On the other hand, in schizoaffective disorder, the criteria include: the same monthly criterion of schizophrenia (minimum duration of one month of symptoms), but not the 6 months of schizophrenia. In addition, for schizoaffective disorder it is added that there must be 2 weeks without remarkable affective symptoms, but where delusions or hallucinations (psychotic symptoms) do appear (a criterion that is not included in schizophrenia).
2. Episodes/Mood Disorders
In schizophrenia a schizoaffective disorder is excluded for the diagnosis to be made. In addition, mood disorders are also excluded in this case.
In schizoaffective disorder, on the other hand, mood disturbances must be present in order for a diagnosis to be made, mood disturbances must be present for a diagnosis to be made (major depressive episodes or major depressive episodes). (major depressive episodes or manic episodes).
In the DSM-5 the subtypes of schizophrenia are deleted (in the DSM-IV-TR they were: paranoid, disorganized, catatonic, undifferentiated and residual schizophrenia, and in the ICD-10 simple schizophrenia was also included).
In contrast, schizoaffective disorder includes the following subtypes: bipolar type (if the disorder includes some manic episodes) and depressive type (if it includes major depressive episodes).
Another difference between schizoaffective disorder and schizophrenia refers to the prognosis of the disorder. Thus, the prognosis of schizoaffective disorder is better than that of schizophrenia (although worse than that of mood disorders).
While the prevalence of schizophrenia ranges between 0.3 and 0.7% according to the DSM-5 (DSM-IV-TR placed it at 1%), the prevalence of schizoaffective disorder is lower, at 0.3% according to DSM-5..
6. Affective symptoms
The sixth difference between schizoaffective disorder and schizophrenia has to do with affective symptoms (anhedonia, sadness, mania...).
On the one hand, affective (mood) symptoms are of great importance in schizoaffective disorder; so much so, that their presence is essential for a diagnosis of schizoaffective disorder. As we have seen, there must be, at some point, a manic episode or a major depressive episode.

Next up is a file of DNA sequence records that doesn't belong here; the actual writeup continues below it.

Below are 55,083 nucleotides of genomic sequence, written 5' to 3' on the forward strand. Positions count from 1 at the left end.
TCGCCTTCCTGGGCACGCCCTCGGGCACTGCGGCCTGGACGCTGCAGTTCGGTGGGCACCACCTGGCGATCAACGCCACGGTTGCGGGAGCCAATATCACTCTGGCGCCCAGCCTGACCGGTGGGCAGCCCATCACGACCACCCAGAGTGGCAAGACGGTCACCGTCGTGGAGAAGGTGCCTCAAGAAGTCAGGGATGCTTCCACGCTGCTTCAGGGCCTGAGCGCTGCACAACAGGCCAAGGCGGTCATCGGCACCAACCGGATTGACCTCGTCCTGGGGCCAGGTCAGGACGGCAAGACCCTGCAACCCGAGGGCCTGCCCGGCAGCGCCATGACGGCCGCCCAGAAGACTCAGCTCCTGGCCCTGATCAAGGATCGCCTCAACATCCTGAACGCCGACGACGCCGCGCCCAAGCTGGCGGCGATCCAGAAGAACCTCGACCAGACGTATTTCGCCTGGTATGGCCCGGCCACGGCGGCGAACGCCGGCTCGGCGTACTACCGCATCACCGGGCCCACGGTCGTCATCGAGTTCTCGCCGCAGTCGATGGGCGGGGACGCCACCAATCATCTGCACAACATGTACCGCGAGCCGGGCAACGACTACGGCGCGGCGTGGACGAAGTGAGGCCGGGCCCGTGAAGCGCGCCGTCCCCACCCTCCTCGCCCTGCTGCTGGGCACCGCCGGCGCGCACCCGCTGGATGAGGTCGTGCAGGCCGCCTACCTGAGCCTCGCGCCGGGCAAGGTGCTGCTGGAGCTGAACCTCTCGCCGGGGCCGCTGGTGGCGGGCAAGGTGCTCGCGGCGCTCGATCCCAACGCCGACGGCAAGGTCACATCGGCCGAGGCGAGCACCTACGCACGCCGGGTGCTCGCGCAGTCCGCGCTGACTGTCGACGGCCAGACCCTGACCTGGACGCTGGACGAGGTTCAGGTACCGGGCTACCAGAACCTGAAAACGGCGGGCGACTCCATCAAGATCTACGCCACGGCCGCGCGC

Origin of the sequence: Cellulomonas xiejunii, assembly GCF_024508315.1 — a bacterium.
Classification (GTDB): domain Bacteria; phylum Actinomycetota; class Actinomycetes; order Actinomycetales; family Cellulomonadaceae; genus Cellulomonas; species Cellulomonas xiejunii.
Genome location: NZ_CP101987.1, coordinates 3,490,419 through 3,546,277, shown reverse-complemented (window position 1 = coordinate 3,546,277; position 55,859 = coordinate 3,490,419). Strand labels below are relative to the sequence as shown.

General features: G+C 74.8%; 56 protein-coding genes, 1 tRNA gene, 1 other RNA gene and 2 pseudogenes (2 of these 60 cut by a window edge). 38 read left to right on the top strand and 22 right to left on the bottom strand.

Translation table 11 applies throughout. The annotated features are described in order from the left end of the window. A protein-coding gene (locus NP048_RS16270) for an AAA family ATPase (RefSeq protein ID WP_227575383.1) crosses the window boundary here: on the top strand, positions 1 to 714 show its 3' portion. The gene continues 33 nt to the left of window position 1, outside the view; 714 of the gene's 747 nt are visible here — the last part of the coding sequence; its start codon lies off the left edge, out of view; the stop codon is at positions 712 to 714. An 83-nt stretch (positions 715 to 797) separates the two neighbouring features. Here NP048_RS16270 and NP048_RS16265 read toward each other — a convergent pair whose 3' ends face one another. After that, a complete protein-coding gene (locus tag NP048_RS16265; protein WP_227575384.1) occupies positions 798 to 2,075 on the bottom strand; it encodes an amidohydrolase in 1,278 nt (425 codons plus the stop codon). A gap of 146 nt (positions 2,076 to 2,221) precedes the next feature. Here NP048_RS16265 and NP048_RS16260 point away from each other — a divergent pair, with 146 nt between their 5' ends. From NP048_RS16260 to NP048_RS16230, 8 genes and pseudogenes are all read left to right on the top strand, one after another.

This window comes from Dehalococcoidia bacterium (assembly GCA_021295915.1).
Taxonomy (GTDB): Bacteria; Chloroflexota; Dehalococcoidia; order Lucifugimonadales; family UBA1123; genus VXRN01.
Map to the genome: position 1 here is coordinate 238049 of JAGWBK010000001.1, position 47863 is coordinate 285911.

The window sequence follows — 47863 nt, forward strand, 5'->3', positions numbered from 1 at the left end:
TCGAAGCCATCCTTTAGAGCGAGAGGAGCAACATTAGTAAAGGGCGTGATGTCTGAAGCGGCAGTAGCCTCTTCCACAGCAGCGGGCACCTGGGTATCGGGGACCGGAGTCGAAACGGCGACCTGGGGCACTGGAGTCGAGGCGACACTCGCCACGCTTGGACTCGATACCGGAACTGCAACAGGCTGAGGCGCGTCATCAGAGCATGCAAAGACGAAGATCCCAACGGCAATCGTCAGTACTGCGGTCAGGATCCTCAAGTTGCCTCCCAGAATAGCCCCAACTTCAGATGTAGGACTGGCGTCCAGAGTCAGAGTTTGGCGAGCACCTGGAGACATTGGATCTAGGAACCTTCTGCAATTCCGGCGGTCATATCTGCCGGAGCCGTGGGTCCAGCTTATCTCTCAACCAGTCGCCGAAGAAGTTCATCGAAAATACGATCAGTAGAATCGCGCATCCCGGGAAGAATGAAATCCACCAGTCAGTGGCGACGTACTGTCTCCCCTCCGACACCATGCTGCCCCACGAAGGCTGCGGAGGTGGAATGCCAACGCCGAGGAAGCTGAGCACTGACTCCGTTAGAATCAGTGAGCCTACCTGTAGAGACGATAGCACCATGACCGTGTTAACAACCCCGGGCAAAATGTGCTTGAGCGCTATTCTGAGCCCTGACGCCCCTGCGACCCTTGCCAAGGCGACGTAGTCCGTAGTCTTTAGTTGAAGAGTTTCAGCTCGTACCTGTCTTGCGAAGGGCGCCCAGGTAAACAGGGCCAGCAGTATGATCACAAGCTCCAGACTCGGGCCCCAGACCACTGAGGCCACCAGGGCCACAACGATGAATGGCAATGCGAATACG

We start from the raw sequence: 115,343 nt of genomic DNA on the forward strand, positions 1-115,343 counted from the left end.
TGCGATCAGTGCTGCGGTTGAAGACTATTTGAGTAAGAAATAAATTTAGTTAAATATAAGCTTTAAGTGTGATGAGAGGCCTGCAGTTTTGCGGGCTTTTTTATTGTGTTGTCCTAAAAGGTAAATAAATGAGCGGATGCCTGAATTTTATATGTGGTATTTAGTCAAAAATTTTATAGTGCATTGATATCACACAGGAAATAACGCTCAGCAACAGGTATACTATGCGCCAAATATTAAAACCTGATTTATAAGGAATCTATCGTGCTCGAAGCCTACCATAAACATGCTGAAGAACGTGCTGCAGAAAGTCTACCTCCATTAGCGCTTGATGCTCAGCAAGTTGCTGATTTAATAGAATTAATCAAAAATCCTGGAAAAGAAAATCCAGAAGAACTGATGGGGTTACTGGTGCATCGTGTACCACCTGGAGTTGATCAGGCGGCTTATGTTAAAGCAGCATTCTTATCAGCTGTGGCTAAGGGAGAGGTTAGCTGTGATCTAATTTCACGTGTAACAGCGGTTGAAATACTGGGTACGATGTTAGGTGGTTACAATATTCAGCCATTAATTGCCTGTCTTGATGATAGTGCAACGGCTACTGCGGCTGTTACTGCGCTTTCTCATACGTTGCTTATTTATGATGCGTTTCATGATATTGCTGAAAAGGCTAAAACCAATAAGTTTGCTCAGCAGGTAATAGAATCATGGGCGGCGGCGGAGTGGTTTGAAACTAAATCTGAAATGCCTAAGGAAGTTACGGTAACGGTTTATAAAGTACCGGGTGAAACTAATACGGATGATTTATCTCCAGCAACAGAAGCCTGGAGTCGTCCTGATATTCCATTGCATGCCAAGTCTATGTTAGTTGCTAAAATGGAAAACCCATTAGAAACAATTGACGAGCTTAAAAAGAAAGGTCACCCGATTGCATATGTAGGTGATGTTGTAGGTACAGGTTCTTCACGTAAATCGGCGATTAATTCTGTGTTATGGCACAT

On the other hand, in the case of schizophrenia, affective symptoms are not essential to make the diagnosis, although they often appear in the form of a manic episode or a major depressive episode.However, they often appear in the form of negative symptoms such as: abulia, restricted emotional expression, flat affect, depressive symptoms, etc. In addition, neither major depressive nor manic episodes usually occur in schizophrenia.
The onset of the disorder is another difference between schizoaffective disorder and schizophrenia, in schizoaffective disorder, the onset is usually acute, and in schizophrenia, insidious..
8. Other differences between schizoaffective disorder and schizophrenia
Other differences between schizoaffective disorder and schizophrenia refer to the frequency (or presence/absence) of certain symptoms, for example: auditory hallucinations, although they can occur in both disorders, appear more frequently in schizophrenia than in schizoaffective disorder; disorganized thinking is also more frequent in schizophrenia, as well as affective flattening. On the other hand, language poverty is also more marked in schizophrenia than in schizoaffective disorder..
Finally, the symptom of confusion is more prevalent in schizoaffective disorder than in schizophrenia, where it does not usually appear.
- American Psychiatric Association -APA- (2002). Diagnostic and Statistical Manual of Mental Disorders DSM-IV-TR. Barcelona: Masson.
- American Psychiatric Association -APA- (2014). DSM-5. Diagnostic and statistical manual of mental disorders. Madrid: Panamericana.
- Belloch, A., Sandín, B. and Ramos, F. (2010). Manual de Psicopatología. Volume I and II. Madrid: McGraw-Hill.
- Lermanda, V., Holmgren, D., Soto-Aguilar, F. and Sapag, F. (2013). Schizoaffective disorder: How much schizophrenia, how much bipolar? Chilean journal of neuropsychiatry, 51(1): 46-60.
- WHO (2000). ICD-10. International classification of diseases, tenth edition. Madrid. Panamericana.